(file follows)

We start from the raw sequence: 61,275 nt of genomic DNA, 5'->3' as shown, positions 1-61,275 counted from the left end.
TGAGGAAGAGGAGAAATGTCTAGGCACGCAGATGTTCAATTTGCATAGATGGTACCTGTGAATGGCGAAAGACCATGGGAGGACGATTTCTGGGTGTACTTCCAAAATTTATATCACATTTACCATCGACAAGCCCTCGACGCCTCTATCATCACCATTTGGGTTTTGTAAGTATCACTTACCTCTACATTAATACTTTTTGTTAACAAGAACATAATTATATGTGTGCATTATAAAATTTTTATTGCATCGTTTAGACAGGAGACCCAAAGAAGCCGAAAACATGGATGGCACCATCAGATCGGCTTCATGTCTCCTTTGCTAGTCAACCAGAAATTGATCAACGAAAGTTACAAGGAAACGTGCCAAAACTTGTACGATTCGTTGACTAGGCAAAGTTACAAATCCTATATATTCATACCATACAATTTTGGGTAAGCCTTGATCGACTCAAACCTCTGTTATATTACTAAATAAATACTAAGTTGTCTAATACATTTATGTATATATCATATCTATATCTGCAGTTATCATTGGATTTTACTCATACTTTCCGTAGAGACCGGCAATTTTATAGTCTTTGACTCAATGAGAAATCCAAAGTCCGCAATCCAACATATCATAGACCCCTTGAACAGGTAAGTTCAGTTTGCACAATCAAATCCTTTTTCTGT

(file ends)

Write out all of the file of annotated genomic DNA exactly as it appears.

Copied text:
We start from the raw sequence: 61,275 nt of genomic DNA, 5'->3' as shown, positions 1-61,275 counted from the left end.
TGAGGAAGAGGAGAAATGTCTAGGCACGCAGATGTTCAATTTGCATAGATGGTACCTGTGAATGGCGAAAGACCATGGGAGGACGATTTCTGGGTGTACTTCCAAAATTTATATCACATTTACCATCGACAAGCCCTCGACGCCTCTATCATCACCATTTGGGTTTTGTAAGTATCACTTACCTCTACATTAATACTTTTTGTTAACAAGAACATAATTATATGTGTGCATTATAAAATTTTTATTGCATCGTTTAGACAGGAGACCCAAAGAAGCCGAAAACATGGATGGCACCATCAGATCGGCTTCATGTCTCCTTTGCTAGTCAACCAGAAATTGATCAACGAAAGTTACAAGGAAACGTGCCAAAACTTGTACGATTCGTTGACTAGGCAAAGTTACAAATCCTATATATTCATACCATACAATTTTGGGTAAGCCTTGATCGACTCAAACCTCTGTTATATTACTAAATAAATACTAAGTTGTCTAATACATTTATGTATATATCATATCTATATCTGCAGTTATCATTGGATTTTACTCATACTTTCCGTAGAGACCGGCAATTTTATAGTCTTTGACTCAATGAGAAATCCAAAGTCCGCAATCCAACATATCATAGACCCCTTGAACAGGTAAGTTCAGTTTGCACAATCAAATCCTTTTTCTGT